Photo/Illutration An after-school childcare staff member checks a girl’s temperature in April in Osaka. (Asahi Shimbun file photo)

OSAKA--As Japan grapples with a third wave of the COVID-19 pandemic, health officials here are coming to the grim realization that children, previously considered to be less at risk, can be just as susceptible to the deadly disease as the rest of the population.

Osaka Prefecture has reported more than 300 new COVID-19 cases daily over the past week, and schools in the capital city are scrambling to minimize the threat with school closures and other measures.

In November, 141 children who attend schools and childcare facilities in the city contracted the virus. The figure was more than double the previous record marked in August when the nation was in the grip of a second wave of the pandemic.

In most cases, the children contracted the virus at home, officials said.

According to Osaka City’s board of education, 95 children who attend public kindergarten, elementary, junior high and high schools tested positive for the novel coronavirus in November, nearly four times the figure in October, when there were 24 cases.

It was also more than double the previous record of 42, marked in August.

Cases confirmed in the prefectural capital in November, irrespective of age, totaled 3,730, or 1.4 times more than the August figure of 2,587.

A record 15 schools and kindergartens were forced to temporarily shut in November due to the spike in cases.

Under the education board’s guidelines, a school is required to temporarily shut if any child or member of staff tests positive for the novel coronavirus. This is to allow public health centers to try to track those who were in close contact with the patients and sanitize the campus.

In many instances, schools closed for only a day or so.

Cases of infection also spread among children who attend certified and uncertified childcare facilities, orphanages or facilities for afterschool activities.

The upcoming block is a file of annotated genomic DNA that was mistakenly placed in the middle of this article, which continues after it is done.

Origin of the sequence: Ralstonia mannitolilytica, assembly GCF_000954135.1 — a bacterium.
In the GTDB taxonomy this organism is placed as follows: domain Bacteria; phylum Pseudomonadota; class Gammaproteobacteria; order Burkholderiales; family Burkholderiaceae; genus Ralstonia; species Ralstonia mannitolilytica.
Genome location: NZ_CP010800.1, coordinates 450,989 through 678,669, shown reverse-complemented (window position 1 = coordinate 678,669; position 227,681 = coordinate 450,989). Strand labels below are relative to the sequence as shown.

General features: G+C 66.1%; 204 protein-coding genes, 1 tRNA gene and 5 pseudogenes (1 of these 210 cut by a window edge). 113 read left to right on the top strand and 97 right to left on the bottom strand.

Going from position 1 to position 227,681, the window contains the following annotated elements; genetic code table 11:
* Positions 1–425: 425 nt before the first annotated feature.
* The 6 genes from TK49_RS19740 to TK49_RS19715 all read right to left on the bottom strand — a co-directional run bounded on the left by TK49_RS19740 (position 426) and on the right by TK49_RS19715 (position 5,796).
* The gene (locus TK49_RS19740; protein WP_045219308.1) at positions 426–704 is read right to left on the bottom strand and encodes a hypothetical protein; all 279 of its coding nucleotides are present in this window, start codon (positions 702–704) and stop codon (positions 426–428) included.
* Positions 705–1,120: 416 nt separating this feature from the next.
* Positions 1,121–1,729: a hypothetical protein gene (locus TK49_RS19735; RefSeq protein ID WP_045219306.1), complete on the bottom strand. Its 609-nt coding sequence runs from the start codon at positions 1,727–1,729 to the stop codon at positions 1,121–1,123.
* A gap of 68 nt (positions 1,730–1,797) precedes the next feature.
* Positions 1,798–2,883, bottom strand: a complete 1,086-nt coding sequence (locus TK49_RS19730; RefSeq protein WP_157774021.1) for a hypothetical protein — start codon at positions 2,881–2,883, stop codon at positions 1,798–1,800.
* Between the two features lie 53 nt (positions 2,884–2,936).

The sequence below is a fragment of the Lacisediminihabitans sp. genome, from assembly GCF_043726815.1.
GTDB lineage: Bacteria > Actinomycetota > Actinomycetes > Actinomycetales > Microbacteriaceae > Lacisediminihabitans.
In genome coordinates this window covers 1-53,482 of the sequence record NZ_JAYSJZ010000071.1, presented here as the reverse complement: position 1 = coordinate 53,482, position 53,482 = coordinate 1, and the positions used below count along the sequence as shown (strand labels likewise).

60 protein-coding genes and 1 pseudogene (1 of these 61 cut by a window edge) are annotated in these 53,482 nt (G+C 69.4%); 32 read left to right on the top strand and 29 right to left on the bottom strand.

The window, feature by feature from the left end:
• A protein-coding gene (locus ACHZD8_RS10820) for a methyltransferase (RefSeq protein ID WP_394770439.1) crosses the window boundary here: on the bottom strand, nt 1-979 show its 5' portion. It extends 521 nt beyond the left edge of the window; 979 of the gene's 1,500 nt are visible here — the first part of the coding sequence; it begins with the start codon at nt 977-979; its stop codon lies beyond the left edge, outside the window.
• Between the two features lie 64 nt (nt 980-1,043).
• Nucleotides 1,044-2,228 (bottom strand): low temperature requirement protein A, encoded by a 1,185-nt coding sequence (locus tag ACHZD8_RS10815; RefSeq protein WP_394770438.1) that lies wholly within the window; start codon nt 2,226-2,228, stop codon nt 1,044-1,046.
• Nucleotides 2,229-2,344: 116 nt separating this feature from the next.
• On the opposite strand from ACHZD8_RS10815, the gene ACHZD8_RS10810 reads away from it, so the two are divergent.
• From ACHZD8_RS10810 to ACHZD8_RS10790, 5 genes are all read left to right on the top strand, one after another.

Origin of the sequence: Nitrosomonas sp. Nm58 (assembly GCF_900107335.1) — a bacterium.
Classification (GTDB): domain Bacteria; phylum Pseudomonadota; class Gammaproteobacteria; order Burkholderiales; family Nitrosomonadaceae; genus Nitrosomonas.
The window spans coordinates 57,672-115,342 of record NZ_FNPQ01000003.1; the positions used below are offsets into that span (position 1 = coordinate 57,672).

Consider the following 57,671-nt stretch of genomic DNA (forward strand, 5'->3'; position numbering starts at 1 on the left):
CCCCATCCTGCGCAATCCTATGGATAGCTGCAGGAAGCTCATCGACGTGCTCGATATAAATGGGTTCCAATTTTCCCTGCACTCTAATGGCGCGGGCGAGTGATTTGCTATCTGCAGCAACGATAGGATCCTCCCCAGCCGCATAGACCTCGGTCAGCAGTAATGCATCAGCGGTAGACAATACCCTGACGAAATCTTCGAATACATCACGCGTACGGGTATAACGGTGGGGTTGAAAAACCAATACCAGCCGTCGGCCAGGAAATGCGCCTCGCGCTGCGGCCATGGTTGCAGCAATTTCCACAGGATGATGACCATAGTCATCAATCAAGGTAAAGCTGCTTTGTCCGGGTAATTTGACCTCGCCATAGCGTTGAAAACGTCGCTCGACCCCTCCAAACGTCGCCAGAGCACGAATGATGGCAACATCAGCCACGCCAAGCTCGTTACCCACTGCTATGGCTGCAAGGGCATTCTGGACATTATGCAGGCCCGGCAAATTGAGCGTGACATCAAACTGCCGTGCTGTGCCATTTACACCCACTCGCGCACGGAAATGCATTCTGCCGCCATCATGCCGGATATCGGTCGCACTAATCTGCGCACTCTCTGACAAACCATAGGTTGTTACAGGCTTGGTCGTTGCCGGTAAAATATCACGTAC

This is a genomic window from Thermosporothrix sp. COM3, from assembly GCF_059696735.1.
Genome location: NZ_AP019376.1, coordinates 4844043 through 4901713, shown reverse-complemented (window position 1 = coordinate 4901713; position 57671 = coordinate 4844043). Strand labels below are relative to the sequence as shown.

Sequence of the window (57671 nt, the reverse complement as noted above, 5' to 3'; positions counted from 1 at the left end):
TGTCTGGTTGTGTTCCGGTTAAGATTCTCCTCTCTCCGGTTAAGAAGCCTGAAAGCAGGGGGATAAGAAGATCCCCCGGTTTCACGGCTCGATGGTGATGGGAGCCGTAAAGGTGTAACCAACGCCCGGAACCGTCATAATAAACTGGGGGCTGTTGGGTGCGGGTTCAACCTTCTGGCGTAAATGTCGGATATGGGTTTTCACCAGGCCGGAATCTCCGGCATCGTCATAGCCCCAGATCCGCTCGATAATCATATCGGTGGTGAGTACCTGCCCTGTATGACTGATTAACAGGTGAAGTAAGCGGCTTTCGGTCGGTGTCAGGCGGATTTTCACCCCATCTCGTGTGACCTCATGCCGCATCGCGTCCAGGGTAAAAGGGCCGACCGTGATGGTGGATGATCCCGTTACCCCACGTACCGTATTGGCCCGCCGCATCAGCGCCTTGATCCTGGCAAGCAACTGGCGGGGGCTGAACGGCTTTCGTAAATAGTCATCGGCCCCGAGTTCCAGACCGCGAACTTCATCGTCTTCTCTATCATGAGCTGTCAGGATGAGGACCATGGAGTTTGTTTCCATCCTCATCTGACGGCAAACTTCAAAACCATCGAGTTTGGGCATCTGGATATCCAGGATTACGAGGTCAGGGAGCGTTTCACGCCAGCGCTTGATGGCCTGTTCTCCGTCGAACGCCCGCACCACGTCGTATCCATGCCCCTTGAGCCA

Of the 141 cases in November, 46 children fell into that category.

The November figure was 11.5 times higher than the four in October, and double the 23 confirmed in August.

In November, a record 47 such facilities reported at least one case of COVID-19, compared with 27 in August.

Most of the children displayed mild or no symptoms, city officials said. Many tested positive after a family member was confirmed to have COVID-19.

The number of people who contracted the virus from a family member in the same household has also been rising across the prefecture, prefectural authorities said.

Between Oct. 22 and Nov. 4, figures show that in-home infections came to 240. The figure for the period from Nov. 19 to Dec. 2 registered a 2.7-fold increase to hit 652.

Osaka City’s education board has urged schools to take steps to prevent the virus from spreading from homes to schools.

On Dec. 3, prefectural authorities issued a “red alert” to warn the public that the level of pandemic had reached the state of an emergency.

The following day, the board urged preschoolers and school children not to attend if a family member was running a fever and displaying cold-like symptoms.

Prior to that, it had mandated that multiple members in the same household had to have symptoms.

The board also reiterated that children and teaching staff must follow anti-virus health protocols, such as wearing a mask and ensuring they congregate in well ventilated venues.

The city’s public health center said there had been at least one case where children who played together with an infected child during the break and afterschool were deemed to have been in close contact with the individual.

Health officials acknowledged it is hard to thoroughly enforce mask protocols at childcare facilities. Children and nurses are often in close contact. For this reason, the center has sometimes deemed an entire class was in close contact with an infected person.

(This article was written by Yuka Honda and Yukiko Nagatomi.)